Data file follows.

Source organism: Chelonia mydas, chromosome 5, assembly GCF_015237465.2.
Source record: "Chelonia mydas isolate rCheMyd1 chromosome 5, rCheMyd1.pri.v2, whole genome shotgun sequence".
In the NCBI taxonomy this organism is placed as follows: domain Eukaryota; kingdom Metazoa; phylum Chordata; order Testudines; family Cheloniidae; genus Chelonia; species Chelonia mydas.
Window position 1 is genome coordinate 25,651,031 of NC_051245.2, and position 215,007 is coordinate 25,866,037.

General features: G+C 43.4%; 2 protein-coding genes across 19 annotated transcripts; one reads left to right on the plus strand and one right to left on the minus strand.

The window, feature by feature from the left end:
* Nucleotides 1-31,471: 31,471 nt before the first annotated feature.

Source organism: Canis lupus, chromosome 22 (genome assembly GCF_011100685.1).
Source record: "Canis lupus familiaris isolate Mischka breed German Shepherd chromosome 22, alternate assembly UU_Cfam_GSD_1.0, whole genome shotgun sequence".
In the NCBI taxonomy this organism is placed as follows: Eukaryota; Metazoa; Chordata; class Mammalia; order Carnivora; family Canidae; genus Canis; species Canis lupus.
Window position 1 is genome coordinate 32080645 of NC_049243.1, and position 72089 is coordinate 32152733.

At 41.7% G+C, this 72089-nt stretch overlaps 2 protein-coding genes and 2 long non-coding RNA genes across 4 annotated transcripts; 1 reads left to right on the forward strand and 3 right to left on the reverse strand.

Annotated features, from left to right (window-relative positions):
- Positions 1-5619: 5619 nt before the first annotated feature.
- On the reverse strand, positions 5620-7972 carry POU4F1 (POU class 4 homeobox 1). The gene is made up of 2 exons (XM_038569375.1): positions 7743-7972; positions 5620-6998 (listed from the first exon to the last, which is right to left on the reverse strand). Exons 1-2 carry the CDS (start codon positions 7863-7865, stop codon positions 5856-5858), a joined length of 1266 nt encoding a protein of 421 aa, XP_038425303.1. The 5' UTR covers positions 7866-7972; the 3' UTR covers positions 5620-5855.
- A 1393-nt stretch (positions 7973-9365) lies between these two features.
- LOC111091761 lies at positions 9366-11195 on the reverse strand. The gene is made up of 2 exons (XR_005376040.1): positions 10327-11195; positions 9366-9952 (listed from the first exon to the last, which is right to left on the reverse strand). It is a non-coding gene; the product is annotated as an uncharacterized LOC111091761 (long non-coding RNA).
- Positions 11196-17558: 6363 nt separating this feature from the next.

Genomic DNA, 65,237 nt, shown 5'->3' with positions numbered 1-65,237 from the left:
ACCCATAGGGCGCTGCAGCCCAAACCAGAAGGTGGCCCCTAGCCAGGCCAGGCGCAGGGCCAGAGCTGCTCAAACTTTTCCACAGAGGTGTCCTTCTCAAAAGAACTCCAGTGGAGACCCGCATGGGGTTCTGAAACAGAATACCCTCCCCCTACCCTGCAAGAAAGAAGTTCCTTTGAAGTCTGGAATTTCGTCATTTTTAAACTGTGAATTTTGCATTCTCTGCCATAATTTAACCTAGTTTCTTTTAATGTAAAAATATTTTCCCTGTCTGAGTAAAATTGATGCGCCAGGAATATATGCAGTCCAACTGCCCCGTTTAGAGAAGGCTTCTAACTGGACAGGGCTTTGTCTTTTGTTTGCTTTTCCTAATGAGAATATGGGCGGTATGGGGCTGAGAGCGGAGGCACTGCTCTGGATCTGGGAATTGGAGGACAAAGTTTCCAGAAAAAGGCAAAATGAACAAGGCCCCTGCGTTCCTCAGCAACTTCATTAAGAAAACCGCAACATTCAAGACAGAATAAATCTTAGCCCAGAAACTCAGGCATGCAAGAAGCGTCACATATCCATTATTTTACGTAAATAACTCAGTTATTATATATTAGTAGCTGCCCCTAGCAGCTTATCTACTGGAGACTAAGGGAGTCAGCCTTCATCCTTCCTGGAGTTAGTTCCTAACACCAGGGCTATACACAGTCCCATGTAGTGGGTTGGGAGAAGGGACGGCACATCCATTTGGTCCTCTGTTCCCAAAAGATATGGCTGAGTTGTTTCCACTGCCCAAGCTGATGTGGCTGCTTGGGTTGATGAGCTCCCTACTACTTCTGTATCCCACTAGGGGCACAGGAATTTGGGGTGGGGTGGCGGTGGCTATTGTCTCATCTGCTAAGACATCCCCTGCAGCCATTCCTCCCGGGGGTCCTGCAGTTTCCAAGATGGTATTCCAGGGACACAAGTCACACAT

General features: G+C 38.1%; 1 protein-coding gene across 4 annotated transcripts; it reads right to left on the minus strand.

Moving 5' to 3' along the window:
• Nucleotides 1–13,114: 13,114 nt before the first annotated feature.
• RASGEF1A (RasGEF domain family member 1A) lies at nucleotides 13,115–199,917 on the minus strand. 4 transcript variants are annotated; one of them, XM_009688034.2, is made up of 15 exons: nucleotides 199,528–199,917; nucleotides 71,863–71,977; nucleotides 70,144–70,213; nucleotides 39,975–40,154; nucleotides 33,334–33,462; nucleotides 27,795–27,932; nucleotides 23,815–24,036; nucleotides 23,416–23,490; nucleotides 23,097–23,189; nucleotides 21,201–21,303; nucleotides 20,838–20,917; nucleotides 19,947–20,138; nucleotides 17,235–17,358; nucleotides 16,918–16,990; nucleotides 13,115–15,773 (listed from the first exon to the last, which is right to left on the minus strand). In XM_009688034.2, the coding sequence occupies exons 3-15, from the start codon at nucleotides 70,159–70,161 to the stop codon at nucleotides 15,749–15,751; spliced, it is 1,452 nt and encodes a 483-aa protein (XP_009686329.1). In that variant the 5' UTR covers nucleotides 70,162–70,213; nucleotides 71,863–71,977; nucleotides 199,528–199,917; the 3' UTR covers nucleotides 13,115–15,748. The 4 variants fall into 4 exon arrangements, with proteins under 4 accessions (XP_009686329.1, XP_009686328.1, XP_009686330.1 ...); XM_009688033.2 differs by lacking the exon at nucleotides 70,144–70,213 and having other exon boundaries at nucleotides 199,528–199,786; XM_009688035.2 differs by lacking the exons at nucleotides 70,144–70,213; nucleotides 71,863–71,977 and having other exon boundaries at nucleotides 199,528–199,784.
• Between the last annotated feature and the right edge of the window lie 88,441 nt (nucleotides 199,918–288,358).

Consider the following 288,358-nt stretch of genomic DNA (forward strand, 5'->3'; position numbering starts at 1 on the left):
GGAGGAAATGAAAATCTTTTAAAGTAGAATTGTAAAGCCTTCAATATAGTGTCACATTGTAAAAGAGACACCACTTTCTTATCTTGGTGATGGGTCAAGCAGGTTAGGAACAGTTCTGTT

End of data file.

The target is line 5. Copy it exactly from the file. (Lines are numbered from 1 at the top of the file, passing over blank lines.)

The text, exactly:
General features: G+C 43.4%; 2 protein-coding genes across 19 annotated transcripts; one reads left to right on the plus strand and one right to left on the minus strand.